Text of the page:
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MCLE Self-Assessment Test

Bar to host two workshops to help lawyers plan for retirement

By Amy Yarbrough
Staff Writer

More than half of working-age households are at risk of not having enough money to maintain their standard of living after they retire, according to a study by the Center for Retirement Research at Boston College.

What’s more, the outlook for baby boomers and Generation Xers looks far less rosy than it does for those now entering retirement, the 2010 National Retirement Risk Index notes.

To attend the workshops contact Richard Carlton at 415-538-2355 or Indicate the date you’d like to attend and the number of people attending. Spouses and partners are welcome.It’s with that somber forecast in mind that the State Bar is planning a series of workshops aimed at helping lawyers map out their financial future. “Planning for a Healthy Financial Future and a Retirement You Can Enjoy” is currently scheduled for Oct. 16 and 22 at 180 Howard St. in San Francisco and Oct. 28 and 29 at 845 S. Figueroa St. in Los Angeles. The seminars will take place from 9 a.m. to 3 p.m. with a break for lunch.

Richard Carlton, acting director of the State Bar’s Lawyer Assistance Program, said the sessions should be particularly useful for sole practitioners, noting, “There is a general perception that a lot of people who work for themselves don’t do a great job of planning for their financial future.”

Following the October workshops, the Lawyer Assistance Program will offer one-on-one financial planning sessions for individual lawyers.

Fewer and fewer Americans have pensions to rely on, and generally Social Security benefits only cover 20 to 25 percent of expenses, Carlton said. Whether you even have the option of retiring may depend largely on the extra money you’ve set aside.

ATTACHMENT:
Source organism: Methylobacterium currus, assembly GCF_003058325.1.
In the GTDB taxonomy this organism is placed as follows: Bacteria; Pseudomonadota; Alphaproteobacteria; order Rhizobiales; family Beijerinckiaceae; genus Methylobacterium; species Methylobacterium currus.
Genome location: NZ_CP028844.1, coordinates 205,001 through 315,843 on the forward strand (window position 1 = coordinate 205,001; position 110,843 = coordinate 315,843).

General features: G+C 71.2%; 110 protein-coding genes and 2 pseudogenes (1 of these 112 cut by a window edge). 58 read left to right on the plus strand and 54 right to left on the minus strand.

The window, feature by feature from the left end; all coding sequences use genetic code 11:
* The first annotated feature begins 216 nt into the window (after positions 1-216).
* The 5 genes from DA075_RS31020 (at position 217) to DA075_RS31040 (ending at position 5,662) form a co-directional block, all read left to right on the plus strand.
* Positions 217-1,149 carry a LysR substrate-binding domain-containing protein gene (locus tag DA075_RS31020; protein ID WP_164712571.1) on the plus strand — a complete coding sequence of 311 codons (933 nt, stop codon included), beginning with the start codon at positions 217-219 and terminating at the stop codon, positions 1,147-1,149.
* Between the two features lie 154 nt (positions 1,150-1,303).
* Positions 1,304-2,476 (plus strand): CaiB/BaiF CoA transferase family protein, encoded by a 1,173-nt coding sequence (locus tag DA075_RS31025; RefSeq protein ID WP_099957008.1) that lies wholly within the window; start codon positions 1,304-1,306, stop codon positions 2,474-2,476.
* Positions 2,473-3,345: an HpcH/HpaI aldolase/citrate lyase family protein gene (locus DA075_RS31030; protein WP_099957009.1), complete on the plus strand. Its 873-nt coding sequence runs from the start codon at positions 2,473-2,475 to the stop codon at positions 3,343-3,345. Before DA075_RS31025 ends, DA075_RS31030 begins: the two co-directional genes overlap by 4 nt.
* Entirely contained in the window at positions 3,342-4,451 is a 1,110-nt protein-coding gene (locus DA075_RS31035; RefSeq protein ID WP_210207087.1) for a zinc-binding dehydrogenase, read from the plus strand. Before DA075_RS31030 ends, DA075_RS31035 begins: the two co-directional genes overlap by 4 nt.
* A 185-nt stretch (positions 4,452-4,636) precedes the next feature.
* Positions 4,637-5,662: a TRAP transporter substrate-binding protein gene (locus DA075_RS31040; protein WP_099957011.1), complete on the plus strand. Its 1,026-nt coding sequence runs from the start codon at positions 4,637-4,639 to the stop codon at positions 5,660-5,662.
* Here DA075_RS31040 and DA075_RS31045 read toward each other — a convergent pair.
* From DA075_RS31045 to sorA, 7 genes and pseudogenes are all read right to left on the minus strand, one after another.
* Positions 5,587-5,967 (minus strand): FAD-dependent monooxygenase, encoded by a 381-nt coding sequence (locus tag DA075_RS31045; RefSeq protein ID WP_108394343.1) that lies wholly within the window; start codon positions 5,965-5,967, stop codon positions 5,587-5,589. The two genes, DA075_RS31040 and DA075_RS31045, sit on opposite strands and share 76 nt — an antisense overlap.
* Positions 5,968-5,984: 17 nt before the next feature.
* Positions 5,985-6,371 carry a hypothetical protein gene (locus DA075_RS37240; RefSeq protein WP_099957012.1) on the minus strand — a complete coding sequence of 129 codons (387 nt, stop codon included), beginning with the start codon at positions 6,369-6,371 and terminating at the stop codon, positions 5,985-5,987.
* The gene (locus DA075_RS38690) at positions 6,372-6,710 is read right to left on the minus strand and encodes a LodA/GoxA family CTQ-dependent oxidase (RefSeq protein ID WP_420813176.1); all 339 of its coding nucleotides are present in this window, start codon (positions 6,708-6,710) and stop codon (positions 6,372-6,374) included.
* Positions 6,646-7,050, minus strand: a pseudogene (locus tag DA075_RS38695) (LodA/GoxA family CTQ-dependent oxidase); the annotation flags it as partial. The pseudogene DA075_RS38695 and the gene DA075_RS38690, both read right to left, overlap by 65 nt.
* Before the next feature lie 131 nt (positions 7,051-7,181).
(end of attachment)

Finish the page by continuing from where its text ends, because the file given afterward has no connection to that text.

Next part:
“Unless you decide early on what that nest egg is going to be, you may or may not have the resources to do that,” Carlton said.

“We’ve had many attorneys in our program over the years who are in their late 60s, early 70s without even a thought of stopping working because they don’t see it as an option,” he added. “We’re not even talking about fancy lifestyles, we’re talking about the basics.”

Attorney Jay Foonberg, a former chair of the State Bar’s Senior Lawyers Division who has  led seminars for senior lawyers on retirement, said some lawyers are resistant to planning because they don’t want to stop working and don’t intend to. Then, they’re hit with a major roadblock, like health problems.

“When you reach 65 you’re really in the fourth quarter of your life,” he said. “They don’t prepare. There are a lot of reasons people have. They just worry about it when the time comes.”

The San Francisco sessions will offer tips on maximizing Social Security and deal with topics such as annuities and when, where and how attorneys can retire, according to presenter Bob Goldman, a Sausalito-based financial planner.

Because he and the other fee-based planners presenting at the workshop do not have products to sell, that advice will be objective, he said.

Financial educator Pat Funk, one of the authors of the book “Lawyers at Midlife: Laying the Groundwork for the Road Ahead,” will lead the L.A. seminars. She described her presentation as more of a life planning program and said it will help lawyers figure out what they will need to have a fulfilling retirement and how to make their savings work for them. It will also touch on “new approaches and new paths for saving money in retirement that weren’t available to our parents and grandparents,” she said.

“I think it’s going to be an opportunity to identify where they are in their retirement planning. Are they on the right path, or are there some corrective actions that will help put them on a better path?”

Funk said the financial information will not only be valuable to attorneys, but their clients, noting the amount of influence that lawyers can have.

“We’re finding that attorneys have to be more financially literate with their clients,” she said. “It’s a unique role that attorneys can play.”

Funk, who has led planning workshops in Oregon and a number of other states, said even wealthy attorneys can benefit from the information. Even attorneys who use professional money managers  have told her they learned things their advisers didn’t bring up, she said.

“My challenge to myself (is) everyone gets to go away with one thing that they didn’t think about,” she said.

The final hour of the program is an optional, free presentation on stress, depression and related concerns. It qualifies for one hour of MCLE credit in competency issues.

To attend the workshops contact Richard Carlton at 415-538-2355 or Indicate the date you’d like to attend and the number of people attending. Spouses and partners are welcome.